A hydrothermal plume on the Southwest Indian Ridge revealed by a multi-proxy approach: Impact on iron and manganese distributions (GEOTRACES GS02) - Université de Bretagne Occidentale Access content directly
Journal Articles Marine Chemistry Year : 2024

A hydrothermal plume on the Southwest Indian Ridge revealed by a multi-proxy approach: Impact on iron and manganese distributions (GEOTRACES GS02)

Ewan Pelleter
  • Function : Author
Yoan Germain
  • Function : Author

Abstract

Iron (Fe) and manganese (Mn) are crucial micronutrients that limit oceanic primary productivity in the Southern Ocean. It has been recently suggested that hydrothermal activity may be an important source of oceanic dissolved iron, yet, this contribution is still not fully understood and only one active hydrothermal site has been reported on the Southwest Indian Ridge (SWIR), south of 40 degrees S. Using a multi-proxy approach, this study demonstrates the occurrence of hydrothermal venting on the SWIR in the near vicinity of the location 44 degrees 51.690 S, 36 degrees 10.460 E, which is likely to be a low or moderately high temperature fluid. Indeed, we report high values of dissolved methane to manganese ratios (up to 11.1 +/- 1.2 mol mol-1), low particulate iron (pFe) and manganese (pMn) concentrations (with maximum values of 0.7 nmol L-1 and 0.06 nmol L-1, respectively) associated with the presence of few oxyhydroxides, as well as high 223Radium (Ra) and 224Ra activities near the seafloor. The Fe and Mn data revealed a significant enrichment at depths influenced by hydrothermal circulation on the seafloor, within the Upper Circumpolar Deep Water. Dissolved Fe (dFe) and dissolved Mn (dMn) concentrations were enriched by 3- and 7-fold, respectively, and pFe and pMn by 2- and 1.5-fold, respectively, compared to a reference station located outside the SWIR. They were however lower than concentrations reported so far near high temperature vents, suggesting a weaker influence of this hydrothermal system on deep Fe and Mn reservoirs. We show that a large fraction of the dFe could be stabilized by organic complexation with humic substances (eHS, estimated 27-60% of dFe). High prokaryotic abundance related to the proximity of the hydrothermal vent suggests that other Fe-complexing ligands of biological origin might also stabilize Fe in its dissolved form. Collectively, these measurements integrated within the concept of a "multi-proxy approach", helped painting a more detailed picture of the complex interactions and processes in this region of the SWIR. Although the system is a source of both dFe and dMn to the deep ocean, the low current velocities and the bathymetry likely limit the fertilization of surface water by dFe and dMn along this section of the SWIR.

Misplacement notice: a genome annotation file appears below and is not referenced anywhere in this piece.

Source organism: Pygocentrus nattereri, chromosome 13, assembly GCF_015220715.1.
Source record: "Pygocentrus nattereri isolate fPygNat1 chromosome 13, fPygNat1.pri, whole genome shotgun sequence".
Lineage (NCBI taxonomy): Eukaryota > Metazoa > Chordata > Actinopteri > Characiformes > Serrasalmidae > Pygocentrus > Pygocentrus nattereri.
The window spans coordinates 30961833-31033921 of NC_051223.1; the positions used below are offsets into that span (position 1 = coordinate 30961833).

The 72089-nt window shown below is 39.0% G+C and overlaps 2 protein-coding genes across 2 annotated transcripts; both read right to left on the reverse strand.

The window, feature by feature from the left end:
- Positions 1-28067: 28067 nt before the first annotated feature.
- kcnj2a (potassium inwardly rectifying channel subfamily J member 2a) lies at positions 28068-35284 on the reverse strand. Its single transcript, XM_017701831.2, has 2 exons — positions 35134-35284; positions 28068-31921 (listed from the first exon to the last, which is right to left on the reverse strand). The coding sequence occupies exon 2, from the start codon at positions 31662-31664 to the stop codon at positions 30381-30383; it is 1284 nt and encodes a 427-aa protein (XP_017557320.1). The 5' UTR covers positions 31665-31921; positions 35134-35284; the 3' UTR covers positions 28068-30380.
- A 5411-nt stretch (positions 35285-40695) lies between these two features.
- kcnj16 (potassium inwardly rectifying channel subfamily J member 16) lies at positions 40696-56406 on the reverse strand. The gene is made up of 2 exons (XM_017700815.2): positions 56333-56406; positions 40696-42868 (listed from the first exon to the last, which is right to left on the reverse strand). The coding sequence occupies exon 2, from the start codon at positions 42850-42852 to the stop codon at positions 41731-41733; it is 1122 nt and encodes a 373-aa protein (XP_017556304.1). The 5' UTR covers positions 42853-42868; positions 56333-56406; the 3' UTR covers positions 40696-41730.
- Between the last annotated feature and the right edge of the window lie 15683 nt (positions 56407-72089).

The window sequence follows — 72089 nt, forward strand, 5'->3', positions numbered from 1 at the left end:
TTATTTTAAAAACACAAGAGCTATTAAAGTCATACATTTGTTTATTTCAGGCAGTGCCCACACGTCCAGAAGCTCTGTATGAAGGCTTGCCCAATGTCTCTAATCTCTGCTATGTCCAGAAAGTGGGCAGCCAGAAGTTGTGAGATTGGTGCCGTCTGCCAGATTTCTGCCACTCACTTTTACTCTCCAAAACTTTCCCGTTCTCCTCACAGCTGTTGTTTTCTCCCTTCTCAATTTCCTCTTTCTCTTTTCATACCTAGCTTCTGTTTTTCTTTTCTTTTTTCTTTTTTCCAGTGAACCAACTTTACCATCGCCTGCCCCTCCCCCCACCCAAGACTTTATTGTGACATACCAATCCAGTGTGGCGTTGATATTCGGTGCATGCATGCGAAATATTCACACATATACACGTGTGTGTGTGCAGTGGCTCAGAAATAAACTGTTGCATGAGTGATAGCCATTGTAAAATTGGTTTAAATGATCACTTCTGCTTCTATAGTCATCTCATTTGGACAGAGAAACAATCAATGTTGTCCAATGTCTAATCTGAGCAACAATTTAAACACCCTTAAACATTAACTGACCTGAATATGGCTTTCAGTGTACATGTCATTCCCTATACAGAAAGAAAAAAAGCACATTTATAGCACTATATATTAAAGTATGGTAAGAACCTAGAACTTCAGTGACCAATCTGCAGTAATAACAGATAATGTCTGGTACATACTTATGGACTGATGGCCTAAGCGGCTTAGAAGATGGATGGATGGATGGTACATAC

Fichier principal
Vignette du fichier
1-s2.0-S0304420324000525-main.pdf (5.06 Mo) Télécharger le fichier
Origin Publication funded by an institution
Licence

Dates and versions

hal-04636054 , version 1 (05-07-2024)

Licence

Identifiers

Cite

Corentin Baudet, Eva Bucciarelli, Géraldine Sarthou, Cédric Boulart, Ewan Pelleter, et al.. A hydrothermal plume on the Southwest Indian Ridge revealed by a multi-proxy approach: Impact on iron and manganese distributions (GEOTRACES GS02). Marine Chemistry, 2024, 265-266, pp.104401. ⟨10.1016/j.marchem.2024.104401⟩. ⟨hal-04636054⟩
0 View
0 Download

Altmetric

Share

Gmail Mastodon Facebook X LinkedIn More